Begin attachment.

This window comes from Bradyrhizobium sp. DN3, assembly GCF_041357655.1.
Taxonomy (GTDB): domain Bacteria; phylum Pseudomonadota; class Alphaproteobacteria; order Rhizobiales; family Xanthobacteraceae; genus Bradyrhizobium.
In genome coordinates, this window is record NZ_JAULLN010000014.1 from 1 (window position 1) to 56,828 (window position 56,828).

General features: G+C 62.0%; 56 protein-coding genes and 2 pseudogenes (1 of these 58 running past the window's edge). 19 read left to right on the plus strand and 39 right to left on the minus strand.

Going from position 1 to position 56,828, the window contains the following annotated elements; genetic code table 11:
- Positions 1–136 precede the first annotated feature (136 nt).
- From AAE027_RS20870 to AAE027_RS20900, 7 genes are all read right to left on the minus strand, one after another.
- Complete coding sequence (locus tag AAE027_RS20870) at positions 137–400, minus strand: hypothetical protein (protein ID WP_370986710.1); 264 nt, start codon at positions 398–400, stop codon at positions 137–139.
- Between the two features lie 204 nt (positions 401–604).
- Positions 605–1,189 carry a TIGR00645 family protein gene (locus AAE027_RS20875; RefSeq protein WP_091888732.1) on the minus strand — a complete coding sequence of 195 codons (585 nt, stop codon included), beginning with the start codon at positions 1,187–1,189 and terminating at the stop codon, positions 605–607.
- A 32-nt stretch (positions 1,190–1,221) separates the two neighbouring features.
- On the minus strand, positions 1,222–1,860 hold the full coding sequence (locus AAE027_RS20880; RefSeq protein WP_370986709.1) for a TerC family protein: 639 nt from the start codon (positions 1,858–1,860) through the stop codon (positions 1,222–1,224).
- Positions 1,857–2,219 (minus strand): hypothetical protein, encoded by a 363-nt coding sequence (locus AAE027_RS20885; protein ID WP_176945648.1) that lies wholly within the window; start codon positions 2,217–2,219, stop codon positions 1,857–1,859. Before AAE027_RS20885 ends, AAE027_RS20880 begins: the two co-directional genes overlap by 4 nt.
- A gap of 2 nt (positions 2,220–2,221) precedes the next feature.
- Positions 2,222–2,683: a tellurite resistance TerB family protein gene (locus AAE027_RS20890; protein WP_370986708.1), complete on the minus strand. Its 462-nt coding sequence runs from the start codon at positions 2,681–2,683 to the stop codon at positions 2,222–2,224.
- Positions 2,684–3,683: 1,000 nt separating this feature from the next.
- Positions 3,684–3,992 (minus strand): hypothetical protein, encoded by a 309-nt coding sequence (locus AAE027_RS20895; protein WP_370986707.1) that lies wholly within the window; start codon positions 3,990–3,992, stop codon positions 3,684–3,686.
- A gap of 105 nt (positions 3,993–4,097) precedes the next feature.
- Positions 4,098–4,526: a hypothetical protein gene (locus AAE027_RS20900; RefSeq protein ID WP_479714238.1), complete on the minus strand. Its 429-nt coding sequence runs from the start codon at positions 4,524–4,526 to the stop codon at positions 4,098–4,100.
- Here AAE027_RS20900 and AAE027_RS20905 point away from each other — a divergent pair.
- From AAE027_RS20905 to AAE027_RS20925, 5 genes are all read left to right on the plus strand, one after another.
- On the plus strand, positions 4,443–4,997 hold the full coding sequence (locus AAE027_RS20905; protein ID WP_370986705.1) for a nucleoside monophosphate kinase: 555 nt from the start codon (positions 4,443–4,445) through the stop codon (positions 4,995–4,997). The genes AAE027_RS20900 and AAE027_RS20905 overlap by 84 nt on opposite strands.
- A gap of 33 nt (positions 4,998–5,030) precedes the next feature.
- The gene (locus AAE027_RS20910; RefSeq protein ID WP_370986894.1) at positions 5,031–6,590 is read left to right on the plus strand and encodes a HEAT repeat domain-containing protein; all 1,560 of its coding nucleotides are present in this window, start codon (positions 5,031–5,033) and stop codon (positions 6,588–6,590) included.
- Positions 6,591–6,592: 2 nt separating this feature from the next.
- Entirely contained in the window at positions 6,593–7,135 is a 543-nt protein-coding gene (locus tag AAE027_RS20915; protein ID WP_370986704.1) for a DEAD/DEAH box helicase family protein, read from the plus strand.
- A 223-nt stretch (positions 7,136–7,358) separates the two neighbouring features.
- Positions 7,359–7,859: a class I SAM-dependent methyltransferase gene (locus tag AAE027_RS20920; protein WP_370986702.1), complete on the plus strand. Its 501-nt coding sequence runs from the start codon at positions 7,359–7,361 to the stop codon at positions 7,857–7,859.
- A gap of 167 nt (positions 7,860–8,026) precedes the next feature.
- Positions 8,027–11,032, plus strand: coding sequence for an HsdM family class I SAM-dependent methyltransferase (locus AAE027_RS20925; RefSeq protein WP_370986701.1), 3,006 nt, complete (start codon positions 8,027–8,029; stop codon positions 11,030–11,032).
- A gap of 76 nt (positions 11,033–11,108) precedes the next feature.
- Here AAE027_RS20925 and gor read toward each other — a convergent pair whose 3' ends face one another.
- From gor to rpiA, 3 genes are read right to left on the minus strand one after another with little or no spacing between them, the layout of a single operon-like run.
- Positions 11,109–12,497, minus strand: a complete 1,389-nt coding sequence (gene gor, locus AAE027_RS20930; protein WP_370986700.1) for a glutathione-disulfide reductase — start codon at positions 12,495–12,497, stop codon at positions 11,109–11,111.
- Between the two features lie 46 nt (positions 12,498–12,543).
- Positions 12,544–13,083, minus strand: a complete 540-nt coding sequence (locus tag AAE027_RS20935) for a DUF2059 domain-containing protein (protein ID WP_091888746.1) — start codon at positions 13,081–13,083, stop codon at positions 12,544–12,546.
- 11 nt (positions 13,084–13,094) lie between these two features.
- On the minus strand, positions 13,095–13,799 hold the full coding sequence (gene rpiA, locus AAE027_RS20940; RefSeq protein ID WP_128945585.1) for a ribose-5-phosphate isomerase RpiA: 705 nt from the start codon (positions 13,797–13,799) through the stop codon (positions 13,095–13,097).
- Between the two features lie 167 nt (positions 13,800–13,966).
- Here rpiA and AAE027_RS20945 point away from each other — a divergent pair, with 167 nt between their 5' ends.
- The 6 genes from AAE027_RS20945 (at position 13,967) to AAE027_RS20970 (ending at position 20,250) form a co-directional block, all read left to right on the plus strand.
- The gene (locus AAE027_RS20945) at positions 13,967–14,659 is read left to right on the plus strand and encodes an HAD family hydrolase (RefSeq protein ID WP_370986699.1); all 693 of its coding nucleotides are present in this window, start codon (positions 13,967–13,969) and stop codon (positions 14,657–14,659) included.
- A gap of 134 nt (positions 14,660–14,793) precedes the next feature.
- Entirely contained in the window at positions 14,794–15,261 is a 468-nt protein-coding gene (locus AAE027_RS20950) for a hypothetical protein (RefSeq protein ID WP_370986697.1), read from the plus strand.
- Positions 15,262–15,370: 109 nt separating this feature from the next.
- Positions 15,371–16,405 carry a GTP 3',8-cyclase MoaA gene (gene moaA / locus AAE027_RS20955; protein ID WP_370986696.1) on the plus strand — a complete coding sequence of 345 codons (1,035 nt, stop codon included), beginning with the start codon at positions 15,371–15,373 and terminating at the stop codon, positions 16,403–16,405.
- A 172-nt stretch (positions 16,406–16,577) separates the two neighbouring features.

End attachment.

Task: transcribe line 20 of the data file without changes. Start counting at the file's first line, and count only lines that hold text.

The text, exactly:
- Here AAE027_RS20900 and AAE027_RS20905 point away from each other — a divergent pair.